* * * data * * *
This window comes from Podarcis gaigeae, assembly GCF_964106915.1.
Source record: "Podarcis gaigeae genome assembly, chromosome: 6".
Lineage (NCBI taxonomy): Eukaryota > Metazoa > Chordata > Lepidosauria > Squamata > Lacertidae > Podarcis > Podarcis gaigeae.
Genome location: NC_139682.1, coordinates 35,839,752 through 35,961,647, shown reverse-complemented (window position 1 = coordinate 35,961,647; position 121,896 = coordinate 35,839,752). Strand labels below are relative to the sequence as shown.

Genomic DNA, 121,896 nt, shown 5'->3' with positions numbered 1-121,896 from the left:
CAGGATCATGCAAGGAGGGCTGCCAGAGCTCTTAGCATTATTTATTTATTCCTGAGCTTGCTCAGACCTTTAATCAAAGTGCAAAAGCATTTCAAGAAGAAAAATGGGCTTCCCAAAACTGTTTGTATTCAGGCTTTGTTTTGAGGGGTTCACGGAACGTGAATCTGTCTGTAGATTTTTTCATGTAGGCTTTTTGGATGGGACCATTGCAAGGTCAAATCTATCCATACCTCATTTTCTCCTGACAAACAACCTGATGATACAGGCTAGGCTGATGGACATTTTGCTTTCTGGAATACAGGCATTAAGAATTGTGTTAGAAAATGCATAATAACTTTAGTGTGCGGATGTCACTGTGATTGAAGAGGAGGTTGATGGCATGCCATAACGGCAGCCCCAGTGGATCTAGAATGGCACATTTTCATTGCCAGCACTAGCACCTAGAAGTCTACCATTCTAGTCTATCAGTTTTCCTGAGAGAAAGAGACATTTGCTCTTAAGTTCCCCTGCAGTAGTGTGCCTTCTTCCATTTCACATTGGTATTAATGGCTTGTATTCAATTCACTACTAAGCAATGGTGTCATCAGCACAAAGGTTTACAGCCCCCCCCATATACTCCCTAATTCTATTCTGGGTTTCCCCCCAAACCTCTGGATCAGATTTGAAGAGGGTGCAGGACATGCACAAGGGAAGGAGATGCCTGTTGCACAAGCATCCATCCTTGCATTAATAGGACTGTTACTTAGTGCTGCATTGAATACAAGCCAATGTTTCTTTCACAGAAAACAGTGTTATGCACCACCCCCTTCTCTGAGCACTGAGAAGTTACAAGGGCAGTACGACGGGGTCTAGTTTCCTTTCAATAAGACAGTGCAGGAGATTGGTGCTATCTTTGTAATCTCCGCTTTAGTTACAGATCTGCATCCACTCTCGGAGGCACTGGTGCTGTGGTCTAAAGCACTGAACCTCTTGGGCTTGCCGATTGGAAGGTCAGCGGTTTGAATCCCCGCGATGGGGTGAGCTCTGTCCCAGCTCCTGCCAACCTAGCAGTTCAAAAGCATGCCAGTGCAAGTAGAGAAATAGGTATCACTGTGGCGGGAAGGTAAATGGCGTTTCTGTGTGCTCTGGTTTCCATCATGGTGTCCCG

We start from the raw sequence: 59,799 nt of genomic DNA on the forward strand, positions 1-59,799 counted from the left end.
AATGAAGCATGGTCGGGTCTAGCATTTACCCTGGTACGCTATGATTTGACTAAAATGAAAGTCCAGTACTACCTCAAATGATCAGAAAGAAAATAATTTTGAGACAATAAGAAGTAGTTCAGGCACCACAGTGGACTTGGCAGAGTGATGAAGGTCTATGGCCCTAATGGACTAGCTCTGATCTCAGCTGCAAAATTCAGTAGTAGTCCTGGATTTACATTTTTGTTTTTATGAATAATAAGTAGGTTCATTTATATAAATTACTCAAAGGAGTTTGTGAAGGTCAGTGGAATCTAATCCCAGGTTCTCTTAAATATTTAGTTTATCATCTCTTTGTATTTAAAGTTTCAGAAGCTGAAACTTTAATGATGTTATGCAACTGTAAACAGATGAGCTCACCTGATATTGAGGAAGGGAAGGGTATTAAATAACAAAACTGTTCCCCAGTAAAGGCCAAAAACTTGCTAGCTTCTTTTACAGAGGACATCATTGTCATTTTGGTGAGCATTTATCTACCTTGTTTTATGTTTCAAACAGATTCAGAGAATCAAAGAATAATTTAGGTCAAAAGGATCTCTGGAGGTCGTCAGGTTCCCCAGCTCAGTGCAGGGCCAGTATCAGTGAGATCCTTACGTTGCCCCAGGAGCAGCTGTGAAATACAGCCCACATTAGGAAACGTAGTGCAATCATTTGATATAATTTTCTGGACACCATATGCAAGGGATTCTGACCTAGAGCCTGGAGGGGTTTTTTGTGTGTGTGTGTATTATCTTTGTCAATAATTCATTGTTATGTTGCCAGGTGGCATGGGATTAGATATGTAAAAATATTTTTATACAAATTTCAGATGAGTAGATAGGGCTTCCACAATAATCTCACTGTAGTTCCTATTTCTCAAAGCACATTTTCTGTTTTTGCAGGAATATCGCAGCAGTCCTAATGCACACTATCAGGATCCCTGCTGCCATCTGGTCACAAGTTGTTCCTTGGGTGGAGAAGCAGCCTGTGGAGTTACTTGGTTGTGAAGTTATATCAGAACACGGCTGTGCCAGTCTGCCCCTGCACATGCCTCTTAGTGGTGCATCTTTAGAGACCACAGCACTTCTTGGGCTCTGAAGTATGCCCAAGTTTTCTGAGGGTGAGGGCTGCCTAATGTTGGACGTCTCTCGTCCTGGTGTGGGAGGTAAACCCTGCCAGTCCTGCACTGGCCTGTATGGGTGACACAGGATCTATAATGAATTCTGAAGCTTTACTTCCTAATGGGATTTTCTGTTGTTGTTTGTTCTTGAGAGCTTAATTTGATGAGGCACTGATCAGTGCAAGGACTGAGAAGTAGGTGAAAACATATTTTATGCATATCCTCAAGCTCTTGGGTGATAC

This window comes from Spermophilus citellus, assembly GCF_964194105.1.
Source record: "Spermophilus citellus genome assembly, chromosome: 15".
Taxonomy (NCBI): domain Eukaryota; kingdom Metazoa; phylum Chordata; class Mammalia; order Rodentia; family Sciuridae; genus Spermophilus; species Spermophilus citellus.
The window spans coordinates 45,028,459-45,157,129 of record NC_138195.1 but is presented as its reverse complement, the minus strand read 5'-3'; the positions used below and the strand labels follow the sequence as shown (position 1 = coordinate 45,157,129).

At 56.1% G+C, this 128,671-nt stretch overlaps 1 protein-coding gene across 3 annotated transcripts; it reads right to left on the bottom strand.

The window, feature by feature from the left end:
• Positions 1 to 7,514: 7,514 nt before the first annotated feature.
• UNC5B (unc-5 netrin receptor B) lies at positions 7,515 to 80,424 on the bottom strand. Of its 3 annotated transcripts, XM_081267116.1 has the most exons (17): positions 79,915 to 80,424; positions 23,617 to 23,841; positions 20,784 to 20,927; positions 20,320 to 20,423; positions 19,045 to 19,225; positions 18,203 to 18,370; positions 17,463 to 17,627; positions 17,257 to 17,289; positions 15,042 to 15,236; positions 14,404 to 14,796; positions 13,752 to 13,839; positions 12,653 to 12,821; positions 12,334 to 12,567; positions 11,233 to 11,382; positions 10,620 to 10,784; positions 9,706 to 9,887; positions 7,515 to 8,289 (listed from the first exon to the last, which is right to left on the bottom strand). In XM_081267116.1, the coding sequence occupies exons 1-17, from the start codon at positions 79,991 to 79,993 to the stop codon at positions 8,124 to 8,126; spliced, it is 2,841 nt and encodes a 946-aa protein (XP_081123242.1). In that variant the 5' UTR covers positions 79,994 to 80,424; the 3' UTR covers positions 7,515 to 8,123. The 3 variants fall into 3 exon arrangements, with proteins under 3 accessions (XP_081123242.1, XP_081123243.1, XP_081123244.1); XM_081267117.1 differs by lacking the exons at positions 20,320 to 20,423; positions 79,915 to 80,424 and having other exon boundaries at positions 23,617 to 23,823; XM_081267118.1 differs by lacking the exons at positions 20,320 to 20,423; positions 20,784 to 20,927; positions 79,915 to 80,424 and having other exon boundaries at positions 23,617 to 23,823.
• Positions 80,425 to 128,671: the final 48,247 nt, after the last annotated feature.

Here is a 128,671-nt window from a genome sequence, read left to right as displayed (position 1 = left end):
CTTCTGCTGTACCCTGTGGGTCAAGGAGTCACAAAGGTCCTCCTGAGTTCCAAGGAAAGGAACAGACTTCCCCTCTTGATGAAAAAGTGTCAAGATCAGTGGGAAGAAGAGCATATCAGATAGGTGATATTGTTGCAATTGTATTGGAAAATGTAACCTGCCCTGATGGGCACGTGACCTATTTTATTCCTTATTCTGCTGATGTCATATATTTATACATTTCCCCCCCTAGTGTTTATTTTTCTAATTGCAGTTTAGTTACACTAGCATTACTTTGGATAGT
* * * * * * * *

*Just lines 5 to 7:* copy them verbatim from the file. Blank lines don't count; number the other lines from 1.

Genomic DNA, 121,896 nt, shown 5'->3' with positions numbered 1-121,896 from the left:
CAGGATCATGCAAGGAGGGCTGCCAGAGCTCTTAGCATTATTTATTTATTCCTGAGCTTGCTCAGACCTTTAATCAAAGTGCAAAAGCATTTCAAGAAGAAAAATGGGCTTCCCAAAACTGTTTGTATTCAGGCTTTGTTTTGAGGGGTTCACGGAACGTGAATCTGTCTGTAGATTTTTTCATGTAGGCTTTTTGGATGGGACCATTGCAAGGTCAAATCTATCCATACCTCATTTTCTCCTGACAAACAACCTGATGATACAGGCTAGGCTGATGGACATTTTGCTTTCTGGAATACAGGCATTAAGAATTGTGTTAGAAAATGCATAATAACTTTAGTGTGCGGATGTCACTGTGATTGAAGAGGAGGTTGATGGCATGCCATAACGGCAGCCCCAGTGGATCTAGAATGGCACATTTTCATTGCCAGCACTAGCACCTAGAAGTCTACCATTCTAGTCTATCAGTTTTCCTGAGAGAAAGAGACATTTGCTCTTAAGTTCCCCTGCAGTAGTGTGCCTTCTTCCATTTCACATTGGTATTAATGGCTTGTATTCAATTCACTACTAAGCAATGGTGTCATCAGCACAAAGGTTTACAGCCCCCCCCATATACTCCCTAATTCTATTCTGGGTTTCCCCCCAAACCTCTGGATCAGATTTGAAGAGGGTGCAGGACATGCACAAGGGAAGGAGATGCCTGTTGCACAAGCATCCATCCTTGCATTAATAGGACTGTTACTTAGTGCTGCATTGAATACAAGCCAATGTTTCTTTCACAGAAAACAGTGTTATGCACCACCCCCTTCTCTGAGCACTGAGAAGTTACAAGGGCAGTACGACGGGGTCTAGTTTCCTTTCAATAAGACAGTGCAGGAGATTGGTGCTATCTTTGTAATCTCCGCTTTAGTTACAGATCTGCATCCACTCTCGGAGGCACTGGTGCTGTGGTCTAAAGCACTGAACCTCTTGGGCTTGCCGATTGGAAGGTCAGCGGTTTGAATCCCCGCGATGGGGTGAGCTCTGTCCCAGCTCCTGCCAACCTAGCAGTTCAAAAGCATGCCAGTGCAAGTAGAGAAATAGGTATCACTGTGGCGGGAAGGTAAATGGCGTTTCTGTGTGCTCTGGTTTCCATCATGGTGTCCCG

We start from the raw sequence: 59,799 nt of genomic DNA on the forward strand, positions 1-59,799 counted from the left end.